Rohingya refugees and local people in Teknaf, a southern sub-district of Cox’s Bazar, are racing to prepare for monsoon rains forecast to start as early as this week. IOM, the UN Migration Agency, has been supporting efforts to prepare the camps, which although smaller than the giant Ukhiya sub-district settlements of Kutupalong and Balukali, still house thousands of people, who face similar threats of flooding and landslides.
To date IOM has supported 24 quick impact projects in Teknaf under the umbrella of 20 Para Development Committees (PDCs) – community platforms, each comprised of six refugees and five locals. The projects include building bridges, access roads, steps, drains, and slope protection work that will enable communities to better weather the monsoon.
The projects are mainly located in the densely populated Unchiprang, Leda Makeshift Settlement, Nayapara and Shamlapur camps. Over 21,310 people live in Unchiprang, 9,320 in Leda, 24,790 in Nayapara and 22,700 in Shamlapur. In all, some 250,000 Rohingya refugees live outside the main Ukhiya camps.
“At present, the most critical issue for both the Rohingya refugees and local people is to be safe from the rains,” said Maulavi Shaker, 35, a Rohingya member of a Teknaf PDC. “We’ve been working towards that, building roads and bridges so that our area won’t get cut off if there is flooding,” he added.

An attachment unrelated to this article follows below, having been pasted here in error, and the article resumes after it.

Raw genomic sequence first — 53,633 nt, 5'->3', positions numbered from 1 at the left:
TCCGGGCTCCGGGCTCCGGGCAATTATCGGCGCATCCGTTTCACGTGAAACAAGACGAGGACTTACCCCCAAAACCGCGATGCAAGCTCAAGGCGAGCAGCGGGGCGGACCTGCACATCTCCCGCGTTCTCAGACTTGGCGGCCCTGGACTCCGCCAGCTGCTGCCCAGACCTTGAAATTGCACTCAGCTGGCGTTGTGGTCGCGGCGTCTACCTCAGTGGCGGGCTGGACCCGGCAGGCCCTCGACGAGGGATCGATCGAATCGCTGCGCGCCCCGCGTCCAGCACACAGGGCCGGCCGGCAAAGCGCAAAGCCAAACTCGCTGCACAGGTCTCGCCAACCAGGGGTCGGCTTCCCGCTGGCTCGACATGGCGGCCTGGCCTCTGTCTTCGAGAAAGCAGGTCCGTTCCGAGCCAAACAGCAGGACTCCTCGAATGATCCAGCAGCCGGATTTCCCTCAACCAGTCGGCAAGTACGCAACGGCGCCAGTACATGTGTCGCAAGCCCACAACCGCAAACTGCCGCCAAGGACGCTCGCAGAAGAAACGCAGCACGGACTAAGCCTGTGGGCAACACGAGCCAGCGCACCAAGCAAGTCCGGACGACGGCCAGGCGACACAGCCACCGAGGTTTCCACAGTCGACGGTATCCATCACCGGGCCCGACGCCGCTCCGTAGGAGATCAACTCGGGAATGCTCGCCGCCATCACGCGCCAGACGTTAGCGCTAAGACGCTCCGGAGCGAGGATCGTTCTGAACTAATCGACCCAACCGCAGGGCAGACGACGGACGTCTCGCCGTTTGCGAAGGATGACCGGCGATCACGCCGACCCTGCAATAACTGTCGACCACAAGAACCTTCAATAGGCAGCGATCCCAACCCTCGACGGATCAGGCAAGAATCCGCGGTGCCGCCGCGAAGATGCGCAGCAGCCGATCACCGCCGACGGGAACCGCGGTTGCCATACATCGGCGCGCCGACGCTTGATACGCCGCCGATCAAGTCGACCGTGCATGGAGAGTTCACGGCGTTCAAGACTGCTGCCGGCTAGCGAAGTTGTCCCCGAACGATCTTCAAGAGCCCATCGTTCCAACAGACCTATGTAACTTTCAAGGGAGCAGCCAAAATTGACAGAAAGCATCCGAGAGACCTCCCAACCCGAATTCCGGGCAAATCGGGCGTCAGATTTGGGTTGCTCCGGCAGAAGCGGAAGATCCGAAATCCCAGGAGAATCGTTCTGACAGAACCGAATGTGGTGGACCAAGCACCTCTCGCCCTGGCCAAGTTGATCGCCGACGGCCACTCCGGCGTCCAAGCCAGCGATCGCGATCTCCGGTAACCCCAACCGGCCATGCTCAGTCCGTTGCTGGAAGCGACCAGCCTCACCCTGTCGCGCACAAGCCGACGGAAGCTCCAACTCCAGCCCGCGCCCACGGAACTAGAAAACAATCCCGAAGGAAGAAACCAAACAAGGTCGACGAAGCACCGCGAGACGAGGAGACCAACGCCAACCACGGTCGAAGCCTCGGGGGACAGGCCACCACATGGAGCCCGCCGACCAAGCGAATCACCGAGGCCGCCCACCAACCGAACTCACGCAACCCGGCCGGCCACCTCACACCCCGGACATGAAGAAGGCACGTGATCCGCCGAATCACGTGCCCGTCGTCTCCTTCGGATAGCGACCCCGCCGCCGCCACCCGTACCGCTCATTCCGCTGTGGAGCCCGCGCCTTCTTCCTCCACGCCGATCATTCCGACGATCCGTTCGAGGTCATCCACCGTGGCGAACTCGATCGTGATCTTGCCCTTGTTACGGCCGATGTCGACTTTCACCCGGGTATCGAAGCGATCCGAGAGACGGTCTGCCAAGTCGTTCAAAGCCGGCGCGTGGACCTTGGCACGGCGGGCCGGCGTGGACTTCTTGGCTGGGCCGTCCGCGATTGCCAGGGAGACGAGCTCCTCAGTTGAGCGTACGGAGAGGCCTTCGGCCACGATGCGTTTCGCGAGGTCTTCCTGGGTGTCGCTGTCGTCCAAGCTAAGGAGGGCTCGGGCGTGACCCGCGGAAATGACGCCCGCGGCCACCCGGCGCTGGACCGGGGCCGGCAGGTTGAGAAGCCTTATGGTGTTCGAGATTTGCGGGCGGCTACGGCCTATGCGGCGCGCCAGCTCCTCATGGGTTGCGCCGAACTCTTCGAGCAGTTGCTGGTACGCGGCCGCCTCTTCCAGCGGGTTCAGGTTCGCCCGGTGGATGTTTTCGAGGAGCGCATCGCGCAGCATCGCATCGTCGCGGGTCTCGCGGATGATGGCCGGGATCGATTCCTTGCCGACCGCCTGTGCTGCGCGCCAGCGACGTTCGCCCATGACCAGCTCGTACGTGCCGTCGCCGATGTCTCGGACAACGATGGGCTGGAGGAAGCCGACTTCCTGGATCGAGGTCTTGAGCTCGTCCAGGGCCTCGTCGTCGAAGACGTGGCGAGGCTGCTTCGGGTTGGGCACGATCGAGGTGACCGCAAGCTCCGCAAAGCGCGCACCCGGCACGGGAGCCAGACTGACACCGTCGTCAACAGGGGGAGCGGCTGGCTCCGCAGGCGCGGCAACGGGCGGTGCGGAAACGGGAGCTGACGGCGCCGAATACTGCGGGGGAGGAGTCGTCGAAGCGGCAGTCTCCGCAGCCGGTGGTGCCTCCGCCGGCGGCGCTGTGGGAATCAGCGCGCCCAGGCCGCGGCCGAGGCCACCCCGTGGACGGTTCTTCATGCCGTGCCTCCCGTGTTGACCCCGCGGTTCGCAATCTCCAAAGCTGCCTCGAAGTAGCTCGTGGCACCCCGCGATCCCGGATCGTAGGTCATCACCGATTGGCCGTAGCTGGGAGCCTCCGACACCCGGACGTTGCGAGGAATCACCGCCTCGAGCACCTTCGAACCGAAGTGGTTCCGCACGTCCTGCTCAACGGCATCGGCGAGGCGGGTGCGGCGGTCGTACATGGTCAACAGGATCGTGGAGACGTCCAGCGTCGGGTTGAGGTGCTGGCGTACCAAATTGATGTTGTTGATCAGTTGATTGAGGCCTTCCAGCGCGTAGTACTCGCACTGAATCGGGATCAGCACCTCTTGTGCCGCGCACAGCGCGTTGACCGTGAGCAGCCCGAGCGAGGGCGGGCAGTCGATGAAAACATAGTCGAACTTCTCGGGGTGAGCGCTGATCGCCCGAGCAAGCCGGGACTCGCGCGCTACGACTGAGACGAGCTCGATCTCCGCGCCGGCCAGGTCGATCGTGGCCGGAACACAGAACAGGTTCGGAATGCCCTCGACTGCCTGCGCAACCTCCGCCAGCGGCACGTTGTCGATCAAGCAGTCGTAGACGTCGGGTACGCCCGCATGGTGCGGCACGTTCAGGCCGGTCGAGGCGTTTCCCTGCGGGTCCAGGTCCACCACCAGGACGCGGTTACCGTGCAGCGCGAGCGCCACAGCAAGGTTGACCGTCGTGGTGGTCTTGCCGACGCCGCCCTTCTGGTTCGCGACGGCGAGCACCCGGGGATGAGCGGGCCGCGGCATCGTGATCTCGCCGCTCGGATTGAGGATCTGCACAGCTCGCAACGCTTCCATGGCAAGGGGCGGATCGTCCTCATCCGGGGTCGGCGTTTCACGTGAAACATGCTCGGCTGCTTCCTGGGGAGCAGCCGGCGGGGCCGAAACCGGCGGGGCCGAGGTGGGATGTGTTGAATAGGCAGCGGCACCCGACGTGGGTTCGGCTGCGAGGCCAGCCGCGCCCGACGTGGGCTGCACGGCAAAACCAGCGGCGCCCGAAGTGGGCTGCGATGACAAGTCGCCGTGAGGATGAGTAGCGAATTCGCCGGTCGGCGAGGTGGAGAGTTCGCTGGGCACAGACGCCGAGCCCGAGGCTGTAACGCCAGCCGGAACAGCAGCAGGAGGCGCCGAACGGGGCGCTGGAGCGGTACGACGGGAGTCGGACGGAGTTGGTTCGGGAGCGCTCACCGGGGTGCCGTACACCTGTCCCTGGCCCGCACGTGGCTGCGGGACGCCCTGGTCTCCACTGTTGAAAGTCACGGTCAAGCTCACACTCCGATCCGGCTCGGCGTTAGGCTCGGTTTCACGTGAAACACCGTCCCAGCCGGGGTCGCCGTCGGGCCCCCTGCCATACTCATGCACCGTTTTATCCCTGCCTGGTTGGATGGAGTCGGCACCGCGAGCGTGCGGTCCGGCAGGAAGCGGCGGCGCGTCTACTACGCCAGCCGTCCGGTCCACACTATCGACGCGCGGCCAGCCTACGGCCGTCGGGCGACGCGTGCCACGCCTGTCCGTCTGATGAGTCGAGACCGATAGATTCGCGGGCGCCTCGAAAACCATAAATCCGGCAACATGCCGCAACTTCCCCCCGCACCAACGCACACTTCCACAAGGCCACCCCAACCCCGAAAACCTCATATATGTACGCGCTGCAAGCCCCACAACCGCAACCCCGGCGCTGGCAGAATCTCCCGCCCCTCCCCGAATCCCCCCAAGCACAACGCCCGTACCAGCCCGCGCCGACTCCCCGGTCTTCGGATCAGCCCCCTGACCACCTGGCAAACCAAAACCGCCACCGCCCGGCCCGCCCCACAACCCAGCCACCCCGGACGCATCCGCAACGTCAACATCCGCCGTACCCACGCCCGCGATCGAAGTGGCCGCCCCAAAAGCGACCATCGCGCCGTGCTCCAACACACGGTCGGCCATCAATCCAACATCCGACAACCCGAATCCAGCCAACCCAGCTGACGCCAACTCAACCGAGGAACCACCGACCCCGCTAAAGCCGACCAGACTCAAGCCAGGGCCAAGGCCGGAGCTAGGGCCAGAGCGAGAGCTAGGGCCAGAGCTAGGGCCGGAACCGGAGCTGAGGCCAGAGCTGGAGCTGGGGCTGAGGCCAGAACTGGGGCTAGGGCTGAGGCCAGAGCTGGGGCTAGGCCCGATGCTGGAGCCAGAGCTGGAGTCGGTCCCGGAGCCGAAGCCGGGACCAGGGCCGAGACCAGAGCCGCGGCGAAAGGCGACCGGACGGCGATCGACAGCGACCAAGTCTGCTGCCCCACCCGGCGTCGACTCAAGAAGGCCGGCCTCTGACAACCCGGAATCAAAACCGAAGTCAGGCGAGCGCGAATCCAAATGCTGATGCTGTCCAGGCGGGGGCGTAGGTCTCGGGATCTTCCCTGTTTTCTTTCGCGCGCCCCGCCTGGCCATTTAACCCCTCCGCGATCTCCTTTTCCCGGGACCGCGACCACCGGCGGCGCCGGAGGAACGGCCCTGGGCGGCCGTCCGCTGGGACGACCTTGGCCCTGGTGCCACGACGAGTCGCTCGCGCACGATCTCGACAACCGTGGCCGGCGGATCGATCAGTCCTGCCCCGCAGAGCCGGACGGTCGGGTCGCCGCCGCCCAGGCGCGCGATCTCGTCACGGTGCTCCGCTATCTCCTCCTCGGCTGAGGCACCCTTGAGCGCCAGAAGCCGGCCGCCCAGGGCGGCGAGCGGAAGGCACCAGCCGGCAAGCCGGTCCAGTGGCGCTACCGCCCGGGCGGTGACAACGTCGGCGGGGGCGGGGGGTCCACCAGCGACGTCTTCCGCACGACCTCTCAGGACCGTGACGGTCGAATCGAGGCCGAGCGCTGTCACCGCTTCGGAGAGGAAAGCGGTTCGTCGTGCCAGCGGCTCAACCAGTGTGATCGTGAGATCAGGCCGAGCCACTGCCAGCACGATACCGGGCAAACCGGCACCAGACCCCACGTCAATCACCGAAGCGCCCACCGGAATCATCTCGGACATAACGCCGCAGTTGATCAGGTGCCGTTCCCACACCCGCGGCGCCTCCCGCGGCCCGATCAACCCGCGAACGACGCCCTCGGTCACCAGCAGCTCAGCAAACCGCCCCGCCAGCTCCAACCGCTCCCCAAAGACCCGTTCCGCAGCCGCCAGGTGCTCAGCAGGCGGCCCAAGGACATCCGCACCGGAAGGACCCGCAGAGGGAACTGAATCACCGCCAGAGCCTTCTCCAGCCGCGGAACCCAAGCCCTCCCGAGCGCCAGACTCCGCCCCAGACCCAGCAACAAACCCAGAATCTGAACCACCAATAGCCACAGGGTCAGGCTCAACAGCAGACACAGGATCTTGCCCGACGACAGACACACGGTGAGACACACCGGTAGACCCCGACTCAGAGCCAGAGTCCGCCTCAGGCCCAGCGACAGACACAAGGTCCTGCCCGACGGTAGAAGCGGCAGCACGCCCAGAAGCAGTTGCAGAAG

“Most refugees in Teknaf are living in shelters built only with plastic sheets and thin bamboos, which are highly vulnerable in the monsoon,” said Mohammad Helal Uddin, 35, another Teknaf member.
IOM and partner agencies recognize the risks posed by the flimsy structures in high winds and rain and have been racing to upgrade the shelters. In Teknaf over 15,000 shelters – covering over 78,000 people – have been identified as in need of upgrades, including plastic sheets, poles and guy ropes. IOM itself is targeting 13,204 shelters housing 66,020 refugees.
“The PDCs are helping our teams to identify workers and organizing cash for work in order to ensure that households living in flood-prone and landslide-prone areas get back-filling to elevate their shelter plots. We’re also constructing drainage to protect the shelters from run-off water, building embankments to prevent tidal surges and doing a number of slope protection works,” said Rafael Abis, IOM’s site management area coordinator. “The PDCs will also help IOM in the event of an evacuation – particularly if it involves those who are unable to evacuate themselves,” he added.
IOM has also helped the PDCs to establish Youth Safety and Security sub-committees within each of PDC to cope with possible emergencies such as flash floods, landslides, fires or conflicts. The sub-committee members have been trained to build the response capacity of their respective communities.
“Despite all the challenges that the Rohingya influx has created in Cox’s Bazar, the refugee and local communities have maintained a harmonious relationship throughout the crisis,” said John McCue, IOM Senior Operations Coordinator in Cox’s Bazar. “Representatives of both communities have come together to identify shared needs and solutions. The roads and bridges that they have constructed to provide access, particularly during the rainy season, is a significant example of communal harmony in this disaster-prone area,” he added.